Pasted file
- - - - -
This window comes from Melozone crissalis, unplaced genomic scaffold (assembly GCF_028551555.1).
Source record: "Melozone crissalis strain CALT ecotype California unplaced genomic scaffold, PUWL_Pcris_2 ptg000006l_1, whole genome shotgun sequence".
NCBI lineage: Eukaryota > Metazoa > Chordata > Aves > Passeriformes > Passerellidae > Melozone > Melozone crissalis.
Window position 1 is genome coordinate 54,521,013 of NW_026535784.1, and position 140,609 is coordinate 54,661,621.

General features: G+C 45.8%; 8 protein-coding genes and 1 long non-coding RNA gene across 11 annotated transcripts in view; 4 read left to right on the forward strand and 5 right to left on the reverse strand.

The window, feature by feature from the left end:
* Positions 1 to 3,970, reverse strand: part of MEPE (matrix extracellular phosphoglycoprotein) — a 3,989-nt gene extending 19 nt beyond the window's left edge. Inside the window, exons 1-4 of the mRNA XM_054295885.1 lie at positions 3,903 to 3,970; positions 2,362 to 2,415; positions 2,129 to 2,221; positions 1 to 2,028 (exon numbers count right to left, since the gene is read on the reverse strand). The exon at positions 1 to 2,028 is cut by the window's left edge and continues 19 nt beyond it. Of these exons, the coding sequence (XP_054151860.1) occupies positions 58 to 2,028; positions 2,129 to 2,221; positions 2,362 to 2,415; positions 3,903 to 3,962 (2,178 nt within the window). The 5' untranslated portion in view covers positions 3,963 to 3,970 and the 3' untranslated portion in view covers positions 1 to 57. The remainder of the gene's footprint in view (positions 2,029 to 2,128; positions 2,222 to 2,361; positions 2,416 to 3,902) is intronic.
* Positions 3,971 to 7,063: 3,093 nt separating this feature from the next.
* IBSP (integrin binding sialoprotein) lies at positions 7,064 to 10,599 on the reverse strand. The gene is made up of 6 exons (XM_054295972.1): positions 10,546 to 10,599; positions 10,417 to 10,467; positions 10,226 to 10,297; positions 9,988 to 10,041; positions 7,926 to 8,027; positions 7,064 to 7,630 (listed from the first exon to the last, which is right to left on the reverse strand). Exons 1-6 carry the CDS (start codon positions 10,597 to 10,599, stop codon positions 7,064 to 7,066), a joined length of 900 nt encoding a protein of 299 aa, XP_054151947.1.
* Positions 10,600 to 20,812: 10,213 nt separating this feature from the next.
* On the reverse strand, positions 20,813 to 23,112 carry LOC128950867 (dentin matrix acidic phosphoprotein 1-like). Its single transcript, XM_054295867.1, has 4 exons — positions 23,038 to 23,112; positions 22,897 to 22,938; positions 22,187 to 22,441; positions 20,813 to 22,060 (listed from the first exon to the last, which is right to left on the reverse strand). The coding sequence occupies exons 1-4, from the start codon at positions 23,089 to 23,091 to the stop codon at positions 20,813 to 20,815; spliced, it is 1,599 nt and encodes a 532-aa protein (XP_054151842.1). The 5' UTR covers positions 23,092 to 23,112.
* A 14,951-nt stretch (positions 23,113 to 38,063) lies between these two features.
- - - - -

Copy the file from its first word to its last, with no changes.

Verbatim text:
This window comes from Melozone crissalis, unplaced genomic scaffold (assembly GCF_028551555.1).
Source record: "Melozone crissalis strain CALT ecotype California unplaced genomic scaffold, PUWL_Pcris_2 ptg000006l_1, whole genome shotgun sequence".
NCBI lineage: Eukaryota > Metazoa > Chordata > Aves > Passeriformes > Passerellidae > Melozone > Melozone crissalis.
Window position 1 is genome coordinate 54,521,013 of NW_026535784.1, and position 140,609 is coordinate 54,661,621.

General features: G+C 45.8%; 8 protein-coding genes and 1 long non-coding RNA gene across 11 annotated transcripts in view; 4 read left to right on the forward strand and 5 right to left on the reverse strand.

The window, feature by feature from the left end:
* Positions 1 to 3,970, reverse strand: part of MEPE (matrix extracellular phosphoglycoprotein) — a 3,989-nt gene extending 19 nt beyond the window's left edge. Inside the window, exons 1-4 of the mRNA XM_054295885.1 lie at positions 3,903 to 3,970; positions 2,362 to 2,415; positions 2,129 to 2,221; positions 1 to 2,028 (exon numbers count right to left, since the gene is read on the reverse strand). The exon at positions 1 to 2,028 is cut by the window's left edge and continues 19 nt beyond it. Of these exons, the coding sequence (XP_054151860.1) occupies positions 58 to 2,028; positions 2,129 to 2,221; positions 2,362 to 2,415; positions 3,903 to 3,962 (2,178 nt within the window). The 5' untranslated portion in view covers positions 3,963 to 3,970 and the 3' untranslated portion in view covers positions 1 to 57. The remainder of the gene's footprint in view (positions 2,029 to 2,128; positions 2,222 to 2,361; positions 2,416 to 3,902) is intronic.
* Positions 3,971 to 7,063: 3,093 nt separating this feature from the next.
* IBSP (integrin binding sialoprotein) lies at positions 7,064 to 10,599 on the reverse strand. The gene is made up of 6 exons (XM_054295972.1): positions 10,546 to 10,599; positions 10,417 to 10,467; positions 10,226 to 10,297; positions 9,988 to 10,041; positions 7,926 to 8,027; positions 7,064 to 7,630 (listed from the first exon to the last, which is right to left on the reverse strand). Exons 1-6 carry the CDS (start codon positions 10,597 to 10,599, stop codon positions 7,064 to 7,066), a joined length of 900 nt encoding a protein of 299 aa, XP_054151947.1.
* Positions 10,600 to 20,812: 10,213 nt separating this feature from the next.
* On the reverse strand, positions 20,813 to 23,112 carry LOC128950867 (dentin matrix acidic phosphoprotein 1-like). Its single transcript, XM_054295867.1, has 4 exons — positions 23,038 to 23,112; positions 22,897 to 22,938; positions 22,187 to 22,441; positions 20,813 to 22,060 (listed from the first exon to the last, which is right to left on the reverse strand). The coding sequence occupies exons 1-4, from the start codon at positions 23,089 to 23,091 to the stop codon at positions 20,813 to 20,815; spliced, it is 1,599 nt and encodes a 532-aa protein (XP_054151842.1). The 5' UTR covers positions 23,092 to 23,112.
* A 14,951-nt stretch (positions 23,113 to 38,063) lies between these two features.